A fried fish served at a restaurant in Sepon, Laos, near the old Ho Chi Minh Trail, in a region that was sprayed with herbicides during war.
In the past seven years of research on unexploded ordnance (UXO) in Laos, we’ve often wondered about the safety of foods we’ve eaten and encountered along the way—the daily diets of Laotians who live in the aftermath of war. How did/do all those bombs affect the soil and crops? How did/do all those herbicides sprayed linger in the food chain?
The trouble is, we know very little. Precious few studies have examined food safety in Laos, particularly in areas that were sprayed with Agent Orange and other chemicals. Researchers note a distinct lack of funds to study these issues.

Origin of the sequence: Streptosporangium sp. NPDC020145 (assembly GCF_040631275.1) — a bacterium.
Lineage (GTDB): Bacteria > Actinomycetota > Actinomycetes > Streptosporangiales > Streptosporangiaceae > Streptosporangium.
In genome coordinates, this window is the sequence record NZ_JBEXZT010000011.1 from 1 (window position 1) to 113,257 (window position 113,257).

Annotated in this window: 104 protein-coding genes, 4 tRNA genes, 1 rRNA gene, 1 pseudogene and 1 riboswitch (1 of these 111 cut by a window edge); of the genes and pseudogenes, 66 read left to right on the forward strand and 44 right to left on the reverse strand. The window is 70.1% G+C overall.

But a series of news stories about dioxins in the past month prompted me to examine and write what I could about these toxins in Laos—yet another legacy of the US bombing campaign 40 years ago. That story is now in The Faster Times.
A view of the mountains along the border between southern Laos and Vietnam, in an area that US forces bombed and sprayed with herbicides.
Kids fishing in Sepon, near areas that were sprayed with herbicides. They are using a boat made from a fuel drop tank jettisoned by US forces during war.
A view of the Ho Chi Minh Trail today in Attapeu province, southern Laos.
A villager fetching water from a river along the old Ho Chi Minh Trail in southern Laos.